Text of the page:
In The Garden of Beasts: Love, Terror, and an American Family in Hitler’s Berlin
By Erik Larson
Crown, 464 pages, $26.00
It is just about impossible to find a negative review of Erik Larson’s latest bestselling book, “In the Garden of Beasts,” about American ambassador William Dodd and his family in 1930s Berlin. The worst I could find was by Matt Nesvisky in The Jerusalem Report. He called it “history lite” and “nonfiction beach reading.” He also wrote that “’In the Garden of Beasts’ is hardly an indispensable text on the Nazi era,” but he gives Larson credit for doing extensive archival research and putting out a real page-turner.
Now the film rights to “In the Garden of Beasts” have been optioned by Universal for Academy Award winner Tom Hanks and Gary Goetzman to produce though their Playtone production company. Hanks is considering starring in the film.
“In the Garden of Beasts” (a literal reference to Berlin’s Central Park-like Tiergarten, but a metaphorical reference as well) may be “history lite“ in terms of its gripping style and fast paced narrative, but also it provides a unique perspective on the first year of Nazi rule in Germany.
The New York Times would agree. Janet Maslin wrote in one review: “There are hindsight-laden books that see the rise of Hitler as a parade of telltale signs. There are individual accounts that personalize the atmosphere of mounting oppression and terror. But there has been nothing quite like Mr. Larson’s story of the four Dodds, characters straight out of a 1930s family drama, transporting their shortcomings to a new world full of nasty surprises.” And according to Dorothy Gallagher, “the story of prewar Germany, of the Jews, of book burnings, of the Reichstag trial, of the Night of the Long Knives, of the Nuremberg rally, of the unfolding disaster is old news. But Larson has connected the dots to make a fresh picture of these terrible events.”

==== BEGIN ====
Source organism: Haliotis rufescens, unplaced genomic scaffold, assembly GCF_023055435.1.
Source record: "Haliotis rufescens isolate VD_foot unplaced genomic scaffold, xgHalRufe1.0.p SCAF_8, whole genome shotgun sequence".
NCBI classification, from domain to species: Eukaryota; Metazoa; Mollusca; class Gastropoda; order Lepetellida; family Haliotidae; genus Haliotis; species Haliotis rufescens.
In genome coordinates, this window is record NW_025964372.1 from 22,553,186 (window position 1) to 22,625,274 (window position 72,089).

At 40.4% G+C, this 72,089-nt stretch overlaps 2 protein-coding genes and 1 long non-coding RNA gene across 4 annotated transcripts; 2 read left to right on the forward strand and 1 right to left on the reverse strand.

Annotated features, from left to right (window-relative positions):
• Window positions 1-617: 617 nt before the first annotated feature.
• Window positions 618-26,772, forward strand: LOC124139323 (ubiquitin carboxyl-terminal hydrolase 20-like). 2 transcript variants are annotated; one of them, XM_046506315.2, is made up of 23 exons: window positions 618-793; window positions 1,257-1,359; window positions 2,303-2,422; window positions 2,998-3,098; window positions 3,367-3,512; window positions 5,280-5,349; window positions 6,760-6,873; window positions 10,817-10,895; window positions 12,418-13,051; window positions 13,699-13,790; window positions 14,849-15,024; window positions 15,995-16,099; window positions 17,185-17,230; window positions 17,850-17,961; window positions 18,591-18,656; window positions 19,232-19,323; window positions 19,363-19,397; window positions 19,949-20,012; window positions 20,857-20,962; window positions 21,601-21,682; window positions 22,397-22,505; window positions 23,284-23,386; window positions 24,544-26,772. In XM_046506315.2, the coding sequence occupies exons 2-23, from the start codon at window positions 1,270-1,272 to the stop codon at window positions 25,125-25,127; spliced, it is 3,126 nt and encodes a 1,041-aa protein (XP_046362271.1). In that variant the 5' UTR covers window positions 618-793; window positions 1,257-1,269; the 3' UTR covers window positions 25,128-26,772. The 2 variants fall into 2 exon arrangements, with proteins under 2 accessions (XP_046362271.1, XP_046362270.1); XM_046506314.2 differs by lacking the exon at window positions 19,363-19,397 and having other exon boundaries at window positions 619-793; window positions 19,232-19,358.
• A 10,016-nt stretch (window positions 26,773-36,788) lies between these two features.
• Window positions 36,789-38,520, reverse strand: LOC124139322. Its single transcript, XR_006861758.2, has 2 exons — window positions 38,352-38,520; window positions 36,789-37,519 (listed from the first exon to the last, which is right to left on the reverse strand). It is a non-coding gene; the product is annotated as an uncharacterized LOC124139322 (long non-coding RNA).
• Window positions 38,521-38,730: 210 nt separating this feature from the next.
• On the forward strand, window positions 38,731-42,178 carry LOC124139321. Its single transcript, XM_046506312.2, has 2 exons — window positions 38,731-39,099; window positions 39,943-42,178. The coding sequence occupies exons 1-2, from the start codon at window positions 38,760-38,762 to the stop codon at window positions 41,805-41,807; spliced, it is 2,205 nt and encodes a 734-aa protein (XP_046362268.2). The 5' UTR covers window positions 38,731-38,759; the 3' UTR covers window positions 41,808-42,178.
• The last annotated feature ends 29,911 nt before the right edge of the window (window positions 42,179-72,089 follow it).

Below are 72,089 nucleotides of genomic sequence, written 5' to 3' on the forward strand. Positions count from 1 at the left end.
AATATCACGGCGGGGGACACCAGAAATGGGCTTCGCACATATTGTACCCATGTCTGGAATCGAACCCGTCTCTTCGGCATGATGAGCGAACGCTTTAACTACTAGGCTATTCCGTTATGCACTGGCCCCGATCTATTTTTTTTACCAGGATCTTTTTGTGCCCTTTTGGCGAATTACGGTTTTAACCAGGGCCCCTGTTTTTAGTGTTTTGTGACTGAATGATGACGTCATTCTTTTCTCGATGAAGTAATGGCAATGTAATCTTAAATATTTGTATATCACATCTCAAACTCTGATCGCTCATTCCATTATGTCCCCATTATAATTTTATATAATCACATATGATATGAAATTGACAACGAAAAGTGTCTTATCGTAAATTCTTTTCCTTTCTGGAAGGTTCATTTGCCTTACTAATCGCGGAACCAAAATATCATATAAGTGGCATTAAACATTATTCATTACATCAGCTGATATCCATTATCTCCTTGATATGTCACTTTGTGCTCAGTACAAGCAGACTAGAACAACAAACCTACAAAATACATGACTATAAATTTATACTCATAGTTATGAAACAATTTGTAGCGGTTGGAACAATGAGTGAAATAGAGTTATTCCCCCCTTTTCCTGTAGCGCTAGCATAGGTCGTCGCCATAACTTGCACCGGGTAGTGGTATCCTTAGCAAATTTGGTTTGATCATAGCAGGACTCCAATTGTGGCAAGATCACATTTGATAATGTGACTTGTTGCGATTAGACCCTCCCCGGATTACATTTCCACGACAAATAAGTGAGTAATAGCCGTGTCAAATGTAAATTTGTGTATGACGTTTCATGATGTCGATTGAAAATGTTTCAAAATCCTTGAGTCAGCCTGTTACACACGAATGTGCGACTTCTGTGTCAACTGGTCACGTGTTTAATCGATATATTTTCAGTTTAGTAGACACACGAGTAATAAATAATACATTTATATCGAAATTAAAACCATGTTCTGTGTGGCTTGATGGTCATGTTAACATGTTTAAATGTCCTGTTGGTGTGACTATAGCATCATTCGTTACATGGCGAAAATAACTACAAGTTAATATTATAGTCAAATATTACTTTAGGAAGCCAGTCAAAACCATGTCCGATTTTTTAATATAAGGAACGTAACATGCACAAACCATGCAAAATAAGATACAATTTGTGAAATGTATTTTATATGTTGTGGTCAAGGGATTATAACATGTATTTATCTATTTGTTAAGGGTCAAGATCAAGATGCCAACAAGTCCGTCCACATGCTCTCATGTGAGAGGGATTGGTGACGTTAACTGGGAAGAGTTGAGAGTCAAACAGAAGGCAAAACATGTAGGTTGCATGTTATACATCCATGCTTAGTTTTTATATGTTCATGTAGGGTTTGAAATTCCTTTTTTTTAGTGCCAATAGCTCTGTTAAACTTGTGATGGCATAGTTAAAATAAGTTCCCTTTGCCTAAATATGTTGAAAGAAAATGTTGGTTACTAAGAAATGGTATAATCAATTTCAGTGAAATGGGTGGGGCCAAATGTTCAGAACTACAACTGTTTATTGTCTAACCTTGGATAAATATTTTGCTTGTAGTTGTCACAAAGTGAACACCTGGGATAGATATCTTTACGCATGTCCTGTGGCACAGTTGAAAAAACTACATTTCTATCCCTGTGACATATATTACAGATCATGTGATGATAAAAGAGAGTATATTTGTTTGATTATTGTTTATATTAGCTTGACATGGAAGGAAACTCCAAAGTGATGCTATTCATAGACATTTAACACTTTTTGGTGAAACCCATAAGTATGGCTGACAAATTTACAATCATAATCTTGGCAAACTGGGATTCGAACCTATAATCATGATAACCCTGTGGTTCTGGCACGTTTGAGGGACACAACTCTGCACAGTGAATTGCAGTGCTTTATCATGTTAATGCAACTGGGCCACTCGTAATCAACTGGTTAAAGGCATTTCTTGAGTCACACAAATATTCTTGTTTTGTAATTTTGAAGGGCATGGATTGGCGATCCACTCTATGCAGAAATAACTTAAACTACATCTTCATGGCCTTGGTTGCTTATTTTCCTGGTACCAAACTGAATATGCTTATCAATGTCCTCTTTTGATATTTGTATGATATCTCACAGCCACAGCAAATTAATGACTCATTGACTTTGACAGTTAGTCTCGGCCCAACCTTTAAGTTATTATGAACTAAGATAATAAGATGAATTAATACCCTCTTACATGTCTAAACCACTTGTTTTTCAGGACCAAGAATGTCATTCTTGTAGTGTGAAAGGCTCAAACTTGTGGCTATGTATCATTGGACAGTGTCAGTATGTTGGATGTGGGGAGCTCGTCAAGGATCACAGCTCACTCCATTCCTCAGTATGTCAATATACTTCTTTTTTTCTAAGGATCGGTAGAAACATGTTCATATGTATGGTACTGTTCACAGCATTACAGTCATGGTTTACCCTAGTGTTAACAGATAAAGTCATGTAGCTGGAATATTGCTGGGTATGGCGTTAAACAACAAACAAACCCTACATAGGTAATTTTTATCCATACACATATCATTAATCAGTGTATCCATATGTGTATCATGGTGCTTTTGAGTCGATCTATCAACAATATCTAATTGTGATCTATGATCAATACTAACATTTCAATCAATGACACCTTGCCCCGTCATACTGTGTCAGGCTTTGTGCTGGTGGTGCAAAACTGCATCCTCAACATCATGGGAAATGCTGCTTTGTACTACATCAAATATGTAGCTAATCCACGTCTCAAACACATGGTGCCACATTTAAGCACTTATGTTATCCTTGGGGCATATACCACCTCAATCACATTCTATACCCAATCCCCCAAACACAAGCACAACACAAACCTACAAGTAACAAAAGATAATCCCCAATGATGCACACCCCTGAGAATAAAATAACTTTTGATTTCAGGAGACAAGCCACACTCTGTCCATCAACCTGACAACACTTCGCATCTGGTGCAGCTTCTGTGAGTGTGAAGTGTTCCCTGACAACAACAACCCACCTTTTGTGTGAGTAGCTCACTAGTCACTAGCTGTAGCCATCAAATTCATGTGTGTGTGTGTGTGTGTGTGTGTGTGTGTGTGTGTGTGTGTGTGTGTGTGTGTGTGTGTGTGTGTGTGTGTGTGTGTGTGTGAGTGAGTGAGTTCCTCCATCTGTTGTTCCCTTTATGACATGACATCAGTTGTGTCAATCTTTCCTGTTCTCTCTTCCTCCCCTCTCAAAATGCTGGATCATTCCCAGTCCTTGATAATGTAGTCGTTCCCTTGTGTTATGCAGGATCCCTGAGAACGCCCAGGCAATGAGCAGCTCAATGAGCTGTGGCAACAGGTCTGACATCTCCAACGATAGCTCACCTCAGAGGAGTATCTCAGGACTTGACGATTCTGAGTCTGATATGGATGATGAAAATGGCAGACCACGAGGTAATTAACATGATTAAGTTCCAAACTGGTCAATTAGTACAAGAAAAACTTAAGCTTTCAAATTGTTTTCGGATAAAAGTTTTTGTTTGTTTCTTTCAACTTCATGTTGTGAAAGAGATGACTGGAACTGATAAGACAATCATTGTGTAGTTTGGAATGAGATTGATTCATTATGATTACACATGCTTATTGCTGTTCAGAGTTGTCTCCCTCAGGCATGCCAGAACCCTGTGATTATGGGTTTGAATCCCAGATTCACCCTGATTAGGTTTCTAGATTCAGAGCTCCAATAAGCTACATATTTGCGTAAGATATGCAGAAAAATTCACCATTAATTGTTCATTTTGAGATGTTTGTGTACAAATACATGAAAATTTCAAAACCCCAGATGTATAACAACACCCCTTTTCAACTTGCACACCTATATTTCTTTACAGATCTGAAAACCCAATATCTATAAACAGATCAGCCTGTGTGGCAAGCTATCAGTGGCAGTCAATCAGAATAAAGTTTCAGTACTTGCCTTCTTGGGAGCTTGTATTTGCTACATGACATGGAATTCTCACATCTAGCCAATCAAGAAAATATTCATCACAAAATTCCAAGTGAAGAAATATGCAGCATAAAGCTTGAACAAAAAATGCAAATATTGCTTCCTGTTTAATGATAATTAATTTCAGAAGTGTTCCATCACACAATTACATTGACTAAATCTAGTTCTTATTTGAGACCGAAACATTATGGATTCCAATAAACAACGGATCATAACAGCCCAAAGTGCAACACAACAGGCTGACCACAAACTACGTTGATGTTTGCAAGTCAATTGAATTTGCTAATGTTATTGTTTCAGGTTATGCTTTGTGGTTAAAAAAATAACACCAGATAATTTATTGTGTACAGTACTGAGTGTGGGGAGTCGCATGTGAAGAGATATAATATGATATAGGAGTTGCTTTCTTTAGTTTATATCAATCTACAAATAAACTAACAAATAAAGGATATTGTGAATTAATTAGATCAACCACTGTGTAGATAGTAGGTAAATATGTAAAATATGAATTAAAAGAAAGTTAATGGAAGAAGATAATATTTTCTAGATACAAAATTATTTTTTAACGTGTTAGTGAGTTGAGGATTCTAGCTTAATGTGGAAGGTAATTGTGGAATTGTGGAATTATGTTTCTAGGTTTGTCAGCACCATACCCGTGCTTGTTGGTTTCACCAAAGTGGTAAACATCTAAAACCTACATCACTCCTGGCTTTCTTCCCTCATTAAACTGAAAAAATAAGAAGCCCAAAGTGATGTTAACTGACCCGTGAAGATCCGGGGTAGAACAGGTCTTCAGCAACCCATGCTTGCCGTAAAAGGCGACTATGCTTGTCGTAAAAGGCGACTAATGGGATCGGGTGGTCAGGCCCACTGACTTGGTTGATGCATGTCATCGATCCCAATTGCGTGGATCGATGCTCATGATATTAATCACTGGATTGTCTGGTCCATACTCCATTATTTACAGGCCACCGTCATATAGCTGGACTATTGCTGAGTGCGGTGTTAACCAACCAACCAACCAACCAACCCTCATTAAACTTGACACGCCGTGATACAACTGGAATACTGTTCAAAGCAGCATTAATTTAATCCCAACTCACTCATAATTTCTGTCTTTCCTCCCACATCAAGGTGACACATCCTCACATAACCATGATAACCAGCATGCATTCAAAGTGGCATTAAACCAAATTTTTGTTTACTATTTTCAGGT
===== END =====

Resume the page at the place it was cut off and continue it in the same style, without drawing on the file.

As a Jewish educator well versed in the rise of Nazism from the Jewish point of view, I was fascinated to see 1933-34 Germany through privileged American eyes. Those eyes belonged primarily to Ambassador Dodd, a stodgy University of Chicago history professor in his mid-60s who agreed to a less-than-desirable diplomatic posting to get away from university politics and find time to finish his multi-volume work on the history of the American South. The book’s perspective also incorporates Dodd’s sexually adventurous journalist daughter, Martha.
The story of the humble and thrifty Dodd, a square peg in the round hole of a moneyed, Ivy League U.S. Foreign Service, would be enough to keep the attention of most history buffs. The Ambassador started out by writing to Roosevelt, “I believe a people has a right to govern itself and that other peoples must exercise patience even when cruelties and injustices are done. Give men a chance to try their schemes.” Dodd’s gradual realization that the Nazis were actually as evil as they seemed and that American isolationism was a dangerous policy is riveting. But it is Martha’s story that makes “In the Garden of Beasts” read like fiction. Her story is so unbelievable that no author could have made it up.
While her father was at home winding down the evening with stewed peaches, a glass of milk and a good book, Martha was out practicing creative sexual techniques on a host of male acquaintances. If it had not been for Martha’s non-stop socializing with everyone from the head of the Gestapo to Hitler’s PR man to an NKVD agent, Larson would not have the bestseller that he does.
There’s no question that the story would not have been as vivid without Martha’s contribution, but I couldn’t but keep from wondering why Dodd did not seem concerned that the daughter of the American ambassador was in such close contact with agents of foreign governments. Nesvisky noted that the blond, vivacious, party-loving Martha seemed “as thick as yesterday’s kasha — not the most promising combination of attributes.”
Indeed, it was Martha’s lack of discernment that led to her unhappy exile behind the Iron Curtain. After returning to the U.S. in the late 1930s and being recruited as a low level spy by the Soviets, she married a man who shared her interest in leftist causes and the two of them fled to Mexico and then Prague during the Red Scare. She died in Prague in 1990 at the age of 82.
Dodd, despite ill health, travelled the U.S. speaking out against the dangers posed by Nazi Germany, but to little avail. He died in 1940, not long after his wife passed away, and before the U.S. finally entered World War II.